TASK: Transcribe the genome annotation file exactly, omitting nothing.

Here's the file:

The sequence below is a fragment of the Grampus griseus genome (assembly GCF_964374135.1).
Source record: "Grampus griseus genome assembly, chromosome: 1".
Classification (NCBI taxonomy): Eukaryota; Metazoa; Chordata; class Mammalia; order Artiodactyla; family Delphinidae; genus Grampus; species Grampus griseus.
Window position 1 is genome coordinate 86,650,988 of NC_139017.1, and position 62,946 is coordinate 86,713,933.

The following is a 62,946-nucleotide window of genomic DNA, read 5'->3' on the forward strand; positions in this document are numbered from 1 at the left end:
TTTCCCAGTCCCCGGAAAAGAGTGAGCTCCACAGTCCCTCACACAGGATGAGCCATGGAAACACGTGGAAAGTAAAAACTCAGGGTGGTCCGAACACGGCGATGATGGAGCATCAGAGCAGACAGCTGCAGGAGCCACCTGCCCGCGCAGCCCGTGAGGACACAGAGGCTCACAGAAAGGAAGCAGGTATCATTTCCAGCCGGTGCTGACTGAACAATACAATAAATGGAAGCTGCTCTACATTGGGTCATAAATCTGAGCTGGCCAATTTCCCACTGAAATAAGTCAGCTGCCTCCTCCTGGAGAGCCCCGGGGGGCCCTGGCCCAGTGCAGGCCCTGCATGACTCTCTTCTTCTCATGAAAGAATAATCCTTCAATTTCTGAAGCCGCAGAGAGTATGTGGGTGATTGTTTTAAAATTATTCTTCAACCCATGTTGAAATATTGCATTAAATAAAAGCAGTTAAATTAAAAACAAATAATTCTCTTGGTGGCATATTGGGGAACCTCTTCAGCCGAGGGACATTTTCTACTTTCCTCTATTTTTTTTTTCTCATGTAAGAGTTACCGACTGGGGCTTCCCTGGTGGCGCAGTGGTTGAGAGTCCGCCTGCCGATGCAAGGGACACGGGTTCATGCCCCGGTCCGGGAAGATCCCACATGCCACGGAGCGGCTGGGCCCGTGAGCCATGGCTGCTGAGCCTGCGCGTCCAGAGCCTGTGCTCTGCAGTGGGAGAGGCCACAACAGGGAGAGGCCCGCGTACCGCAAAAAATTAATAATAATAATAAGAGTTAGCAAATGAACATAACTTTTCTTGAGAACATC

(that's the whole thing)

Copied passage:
The sequence below is a fragment of the Grampus griseus genome (assembly GCF_964374135.1).
Source record: "Grampus griseus genome assembly, chromosome: 1".
Classification (NCBI taxonomy): Eukaryota; Metazoa; Chordata; class Mammalia; order Artiodactyla; family Delphinidae; genus Grampus; species Grampus griseus.
Window position 1 is genome coordinate 86,650,988 of NC_139017.1, and position 62,946 is coordinate 86,713,933.

The following is a 62,946-nucleotide window of genomic DNA, read 5'->3' on the forward strand; positions in this document are numbered from 1 at the left end:
TTTCCCAGTCCCCGGAAAAGAGTGAGCTCCACAGTCCCTCACACAGGATGAGCCATGGAAACACGTGGAAAGTAAAAACTCAGGGTGGTCCGAACACGGCGATGATGGAGCATCAGAGCAGACAGCTGCAGGAGCCACCTGCCCGCGCAGCCCGTGAGGACACAGAGGCTCACAGAAAGGAAGCAGGTATCATTTCCAGCCGGTGCTGACTGAACAATACAATAAATGGAAGCTGCTCTACATTGGGTCATAAATCTGAGCTGGCCAATTTCCCACTGAAATAAGTCAGCTGCCTCCTCCTGGAGAGCCCCGGGGGGCCCTGGCCCAGTGCAGGCCCTGCATGACTCTCTTCTTCTCATGAAAGAATAATCCTTCAATTTCTGAAGCCGCAGAGAGTATGTGGGTGATTGTTTTAAAATTATTCTTCAACCCATGTTGAAATATTGCATTAAATAAAAGCAGTTAAATTAAAAACAAATAATTCTCTTGGTGGCATATTGGGGAACCTCTTCAGCCGAGGGACATTTTCTACTTTCCTCTATTTTTTTTTTCTCATGTAAGAGTTACCGACTGGGGCTTCCCTGGTGGCGCAGTGGTTGAGAGTCCGCCTGCCGATGCAAGGGACACGGGTTCATGCCCCGGTCCGGGAAGATCCCACATGCCACGGAGCGGCTGGGCCCGTGAGCCATGGCTGCTGAGCCTGCGCGTCCAGAGCCTGTGCTCTGCAGTGGGAGAGGCCACAACAGGGAGAGGCCCGCGTACCGCAAAAAATTAATAATAATAATAAGAGTTAGCAAATGAACATAACTTTTCTTGAGAACATC